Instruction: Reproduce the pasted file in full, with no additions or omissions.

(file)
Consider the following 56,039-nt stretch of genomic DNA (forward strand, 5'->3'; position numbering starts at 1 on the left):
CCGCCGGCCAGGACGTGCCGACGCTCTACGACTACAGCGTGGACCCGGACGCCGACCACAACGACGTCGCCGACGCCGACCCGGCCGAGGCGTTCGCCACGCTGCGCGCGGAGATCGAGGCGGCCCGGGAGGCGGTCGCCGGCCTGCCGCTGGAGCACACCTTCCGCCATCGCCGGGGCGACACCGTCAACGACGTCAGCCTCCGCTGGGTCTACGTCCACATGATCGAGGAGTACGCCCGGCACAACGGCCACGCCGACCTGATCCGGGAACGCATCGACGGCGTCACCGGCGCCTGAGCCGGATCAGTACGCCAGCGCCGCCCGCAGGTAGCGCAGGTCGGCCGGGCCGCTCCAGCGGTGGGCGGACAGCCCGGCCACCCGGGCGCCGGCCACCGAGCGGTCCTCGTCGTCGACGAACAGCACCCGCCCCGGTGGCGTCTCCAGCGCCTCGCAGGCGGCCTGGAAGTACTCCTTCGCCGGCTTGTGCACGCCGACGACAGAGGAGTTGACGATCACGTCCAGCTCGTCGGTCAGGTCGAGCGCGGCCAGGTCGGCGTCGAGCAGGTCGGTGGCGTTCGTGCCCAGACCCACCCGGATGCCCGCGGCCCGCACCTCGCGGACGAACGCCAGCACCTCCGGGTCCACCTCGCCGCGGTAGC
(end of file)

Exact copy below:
Consider the following 56,039-nt stretch of genomic DNA (forward strand, 5'->3'; position numbering starts at 1 on the left):
CCGCCGGCCAGGACGTGCCGACGCTCTACGACTACAGCGTGGACCCGGACGCCGACCACAACGACGTCGCCGACGCCGACCCGGCCGAGGCGTTCGCCACGCTGCGCGCGGAGATCGAGGCGGCCCGGGAGGCGGTCGCCGGCCTGCCGCTGGAGCACACCTTCCGCCATCGCCGGGGCGACACCGTCAACGACGTCAGCCTCCGCTGGGTCTACGTCCACATGATCGAGGAGTACGCCCGGCACAACGGCCACGCCGACCTGATCCGGGAACGCATCGACGGCGTCACCGGCGCCTGAGCCGGATCAGTACGCCAGCGCCGCCCGCAGGTAGCGCAGGTCGGCCGGGCCGCTCCAGCGGTGGGCGGACAGCCCGGCCACCCGGGCGCCGGCCACCGAGCGGTCCTCGTCGTCGACGAACAGCACCCGCCCCGGTGGCGTCTCCAGCGCCTCGCAGGCGGCCTGGAAGTACTCCTTCGCCGGCTTGTGCACGCCGACGACAGAGGAGTTGACGATCACGTCCAGCTCGTCGGTCAGGTCGAGCGCGGCCAGGTCGGCGTCGAGCAGGTCGGTGGCGTTCGTGCCCAGACCCACCCGGATGCCCGCGGCCCGCACCTCGCGGACGAACGCCAGCACCTCCGGGTCCACCTCGCCGCGGTAGC